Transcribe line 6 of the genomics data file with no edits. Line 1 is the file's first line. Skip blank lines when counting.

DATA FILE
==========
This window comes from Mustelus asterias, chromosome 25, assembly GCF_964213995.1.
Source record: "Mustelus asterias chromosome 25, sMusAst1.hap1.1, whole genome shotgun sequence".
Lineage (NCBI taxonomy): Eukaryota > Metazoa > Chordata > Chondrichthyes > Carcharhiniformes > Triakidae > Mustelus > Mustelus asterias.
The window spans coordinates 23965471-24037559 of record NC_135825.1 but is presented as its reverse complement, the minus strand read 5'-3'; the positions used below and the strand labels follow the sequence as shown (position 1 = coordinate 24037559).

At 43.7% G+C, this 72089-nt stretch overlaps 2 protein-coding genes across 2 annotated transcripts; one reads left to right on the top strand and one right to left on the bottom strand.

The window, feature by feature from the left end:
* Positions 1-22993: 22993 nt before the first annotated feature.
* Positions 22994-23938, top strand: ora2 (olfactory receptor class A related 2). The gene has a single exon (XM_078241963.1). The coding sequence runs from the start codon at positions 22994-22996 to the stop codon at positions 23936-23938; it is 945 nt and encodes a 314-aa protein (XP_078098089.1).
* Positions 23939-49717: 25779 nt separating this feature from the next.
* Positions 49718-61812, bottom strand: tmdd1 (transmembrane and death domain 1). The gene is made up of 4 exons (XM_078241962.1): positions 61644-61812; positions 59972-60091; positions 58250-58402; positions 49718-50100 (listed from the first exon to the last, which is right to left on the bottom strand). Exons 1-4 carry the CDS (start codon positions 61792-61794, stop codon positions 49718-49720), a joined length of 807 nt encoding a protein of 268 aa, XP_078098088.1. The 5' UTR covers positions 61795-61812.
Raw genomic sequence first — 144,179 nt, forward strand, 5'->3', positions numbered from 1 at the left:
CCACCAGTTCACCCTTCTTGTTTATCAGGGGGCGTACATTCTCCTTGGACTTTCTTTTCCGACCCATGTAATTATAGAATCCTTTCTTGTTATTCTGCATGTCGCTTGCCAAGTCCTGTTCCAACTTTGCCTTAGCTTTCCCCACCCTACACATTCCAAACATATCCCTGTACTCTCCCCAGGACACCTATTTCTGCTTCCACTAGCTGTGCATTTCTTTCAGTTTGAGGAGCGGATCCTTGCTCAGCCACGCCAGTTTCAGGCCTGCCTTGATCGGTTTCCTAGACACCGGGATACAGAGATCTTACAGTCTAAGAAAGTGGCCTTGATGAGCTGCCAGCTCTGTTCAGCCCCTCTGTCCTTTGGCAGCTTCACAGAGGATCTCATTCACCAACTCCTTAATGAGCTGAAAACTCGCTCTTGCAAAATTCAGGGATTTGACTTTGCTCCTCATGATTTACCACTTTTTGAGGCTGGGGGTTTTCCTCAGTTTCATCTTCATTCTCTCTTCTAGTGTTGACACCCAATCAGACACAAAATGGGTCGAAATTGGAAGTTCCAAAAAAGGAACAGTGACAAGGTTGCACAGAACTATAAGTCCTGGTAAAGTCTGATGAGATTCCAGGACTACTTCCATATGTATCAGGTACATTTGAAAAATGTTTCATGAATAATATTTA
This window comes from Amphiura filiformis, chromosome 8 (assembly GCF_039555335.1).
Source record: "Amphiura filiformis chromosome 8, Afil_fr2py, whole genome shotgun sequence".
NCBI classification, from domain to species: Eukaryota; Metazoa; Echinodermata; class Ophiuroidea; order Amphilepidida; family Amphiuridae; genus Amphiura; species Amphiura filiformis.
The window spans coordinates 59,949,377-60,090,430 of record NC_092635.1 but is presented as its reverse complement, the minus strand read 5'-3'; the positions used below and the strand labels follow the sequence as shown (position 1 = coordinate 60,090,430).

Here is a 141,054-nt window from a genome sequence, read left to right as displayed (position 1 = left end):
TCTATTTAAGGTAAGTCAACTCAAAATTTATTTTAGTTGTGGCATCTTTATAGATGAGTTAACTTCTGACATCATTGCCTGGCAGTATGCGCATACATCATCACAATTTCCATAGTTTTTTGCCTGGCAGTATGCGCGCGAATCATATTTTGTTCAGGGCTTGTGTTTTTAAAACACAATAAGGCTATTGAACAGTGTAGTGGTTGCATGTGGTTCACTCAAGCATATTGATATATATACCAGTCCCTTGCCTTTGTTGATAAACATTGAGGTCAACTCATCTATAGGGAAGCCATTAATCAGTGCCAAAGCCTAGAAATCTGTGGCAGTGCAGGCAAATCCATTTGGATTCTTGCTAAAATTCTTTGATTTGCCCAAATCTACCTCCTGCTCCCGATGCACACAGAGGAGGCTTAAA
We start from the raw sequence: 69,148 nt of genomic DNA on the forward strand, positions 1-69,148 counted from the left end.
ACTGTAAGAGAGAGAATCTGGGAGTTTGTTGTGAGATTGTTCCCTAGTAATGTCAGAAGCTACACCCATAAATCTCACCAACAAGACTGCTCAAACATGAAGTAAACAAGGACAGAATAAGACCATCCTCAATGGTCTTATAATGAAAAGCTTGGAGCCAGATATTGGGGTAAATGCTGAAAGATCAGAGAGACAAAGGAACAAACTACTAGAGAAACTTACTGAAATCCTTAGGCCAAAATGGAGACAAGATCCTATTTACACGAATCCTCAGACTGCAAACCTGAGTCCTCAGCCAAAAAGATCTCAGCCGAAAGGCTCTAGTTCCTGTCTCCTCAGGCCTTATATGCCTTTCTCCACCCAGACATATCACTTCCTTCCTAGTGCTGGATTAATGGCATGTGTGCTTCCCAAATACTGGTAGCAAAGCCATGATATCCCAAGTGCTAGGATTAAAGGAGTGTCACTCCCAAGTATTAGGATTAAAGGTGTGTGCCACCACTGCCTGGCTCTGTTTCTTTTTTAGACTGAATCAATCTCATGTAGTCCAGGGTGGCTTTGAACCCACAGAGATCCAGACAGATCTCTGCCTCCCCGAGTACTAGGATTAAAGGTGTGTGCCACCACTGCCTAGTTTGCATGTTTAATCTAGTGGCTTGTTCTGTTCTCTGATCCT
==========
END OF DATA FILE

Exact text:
The window, feature by feature from the left end: